Traditional to Roth IRA Conversion at Vanguard

So, you’ve done your research, read the articles, crunched the numbers, and you want to convert your Traditional IRA held at Vanguard into a Roth IRA. But, how do you actually do it at Vanguard.com? There is no explicit “Convert” button or link to run this conversion. After some fumbling around, I managed to figure it out. But why not just share it here in mind-numbing detail and hopefully save folks some time.

You’ll need to have both a Traditional and Roth IRA set up at Vanguard first (mutual fund only). If you don’t have the Roth yet, click on the “Open an Account” link on the black bar on the top of every page and open an account first. Be sure to indicate that the funds you’ll use to open the new account are “At Vanguard”.

After you already have both a Vanguard Traditional IRA and a Vanguard Roth IRA:

  1. Log in to your account online. Click on “My Portfolio” so that you can view all your accounts.
  2. Under your Traditional IRA section, click on “Buy & Sell”.
  3. Next, click on “Exchange” on any of your funds.
  4. Now, you can choose to Exchange from all your Traditional IRA funds, to funds in your Roth IRA. You may need to add a new fund.
  5. For the exchange amount, if you are doing a complete conversion, chose All. You may be asked to verify and accept any redemption fees.
  6. You’ll also need to choose your tax withholding options. In order to maximize my balances in these tax-deferred accounts, I chose not to withhold and to pay the taxes separately myself later from a taxable account. Also, I can spread the taxes due for a 2010 conversion over two years.
  7. At the end of the next available business day, your mutual funds will be exchanged into your Roth at their net asset values. Your Traditional IRA will still show up with zero balances, which you can hide from displaying.
  8. Your conversion is complete! Keep your transaction confirmations for tax time.

Keep on reading below for some of the warnings and notifications that you’ll encounter during the conversion process.

A conversion is a taxable event. Generally, you’ll owe taxes on the amount you convert from your traditional, SEP-, or rollover IRA into a Roth IRA.

When you convert to a Roth IRA, you may elect to withhold Federal and certain state taxes. You can get the most benefit from the conversion if you don’t have taxes withheld and instead pay taxes from a separate nonretirement account. Keep in mind that the money withheld for taxes isn’t part of the conversion, and, if you’re under age 59½, you may have to pay a 10% federal penalty tax on it. You also can’t “recharacterize”, or restore to a traditional IRA, the amount you withhold. If you choose not to withhold, you may need to make estimated tax payments to avoid an underpayment penalty.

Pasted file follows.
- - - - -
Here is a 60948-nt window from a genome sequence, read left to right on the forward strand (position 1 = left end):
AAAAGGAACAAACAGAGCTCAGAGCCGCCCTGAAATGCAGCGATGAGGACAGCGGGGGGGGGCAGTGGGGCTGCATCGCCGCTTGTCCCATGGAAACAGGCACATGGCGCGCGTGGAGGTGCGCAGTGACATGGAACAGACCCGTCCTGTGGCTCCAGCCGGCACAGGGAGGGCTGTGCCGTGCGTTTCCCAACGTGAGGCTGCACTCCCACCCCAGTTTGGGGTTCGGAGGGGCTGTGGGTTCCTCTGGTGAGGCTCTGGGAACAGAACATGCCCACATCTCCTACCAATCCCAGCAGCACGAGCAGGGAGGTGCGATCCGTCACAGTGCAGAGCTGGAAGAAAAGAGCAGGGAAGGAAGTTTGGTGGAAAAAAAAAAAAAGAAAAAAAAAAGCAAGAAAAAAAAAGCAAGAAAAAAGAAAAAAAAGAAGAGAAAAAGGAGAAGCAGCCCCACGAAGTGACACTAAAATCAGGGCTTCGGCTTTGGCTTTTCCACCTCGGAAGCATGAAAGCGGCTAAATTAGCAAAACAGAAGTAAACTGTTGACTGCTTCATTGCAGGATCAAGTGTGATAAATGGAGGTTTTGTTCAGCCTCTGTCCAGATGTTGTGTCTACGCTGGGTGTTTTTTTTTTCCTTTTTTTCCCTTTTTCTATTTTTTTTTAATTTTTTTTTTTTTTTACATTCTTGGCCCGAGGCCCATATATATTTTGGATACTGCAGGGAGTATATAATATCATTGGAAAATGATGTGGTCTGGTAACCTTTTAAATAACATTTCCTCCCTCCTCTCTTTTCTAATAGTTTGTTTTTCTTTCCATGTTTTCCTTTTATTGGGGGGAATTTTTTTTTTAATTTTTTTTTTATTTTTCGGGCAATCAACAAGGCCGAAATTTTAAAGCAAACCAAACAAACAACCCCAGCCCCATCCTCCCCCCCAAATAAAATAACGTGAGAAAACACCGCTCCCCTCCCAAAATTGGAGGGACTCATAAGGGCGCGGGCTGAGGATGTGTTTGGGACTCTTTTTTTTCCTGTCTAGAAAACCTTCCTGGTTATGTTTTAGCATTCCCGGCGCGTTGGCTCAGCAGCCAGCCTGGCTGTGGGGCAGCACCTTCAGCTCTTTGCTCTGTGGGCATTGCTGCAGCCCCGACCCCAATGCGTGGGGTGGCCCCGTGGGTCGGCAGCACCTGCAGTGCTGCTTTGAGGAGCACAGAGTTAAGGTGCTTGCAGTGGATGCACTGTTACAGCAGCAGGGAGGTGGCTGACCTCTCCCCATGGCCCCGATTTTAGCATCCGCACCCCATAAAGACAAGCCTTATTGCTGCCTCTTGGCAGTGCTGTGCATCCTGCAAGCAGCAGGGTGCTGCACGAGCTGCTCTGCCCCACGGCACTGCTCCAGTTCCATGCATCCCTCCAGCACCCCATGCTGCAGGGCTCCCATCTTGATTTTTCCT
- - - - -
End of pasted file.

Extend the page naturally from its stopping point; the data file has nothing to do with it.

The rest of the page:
We encourage you to consult a tax advisor about your individual situation. For 2010 conversions only, you have the option of postponing the tax due and paying it off over two years. If you choose this option, taxable income from the conversion gets split evenly between 2011 and 2012. Alternatively, you can choose to pay all the conversion income in 2010.

Moving money out of a retirement account is a distribution, and all or a portion of your distribution may be subject to federal or state tax. You can elect to have either no federal income taxes withheld from your Vanguard IRA® distribution or a percentage between 10 and 100. If you don’t elect to have income taxes withheld from your IRA distribution, you’ll remain liable for income taxes. Tax penalties may also apply if your estimated income tax payments or income tax withholdings are insufficient under federal or state rules.

Comments

  1. Man, I wish I had that list when I tired to do mine.

    Took me about an hour.

    This should be quite helpful to anyonel ooking to make the switch

  2. I have some amount in a rollover-IRA account transferred from my previous employers 401k account. I would like to convert the amount in rollover-IRA to Roth IRA? Any calculators I can find online that will give me an estimate tax liability? Is there a penalty (10%) I need to pay for this conversion? Do I need to make this tax payments right away or while filing my taxes next April? Please advise.

  3. Do you have some examples of when it is a good idea to roll over you IRA into a ROTH IRA?

  4. Can you make multiple conversions to roth in 2010 and choose a different tax year for each conversion? For eg., i’d like to convert half of my IRA and choose to pay taxes on it in 2010. Then I’d like to convert the remaining half of my IRA, and this time choose to have it taxed in 2011 and 2012. Is this something that can be done?

  5. MakingItWorkNJ says:

    @Lone, there is no 10% penalty for doing a conversion from a tax-deferred account (Rollover IRA, old 401k, etc.) to a Roth. What will happen is whatever amount you convert will add to your AGI. For example, if your gross is $35000 after your deductions or whatever and you convert a $5000 to a Roth, now you have a $40000 amount that you have to pay taxes on.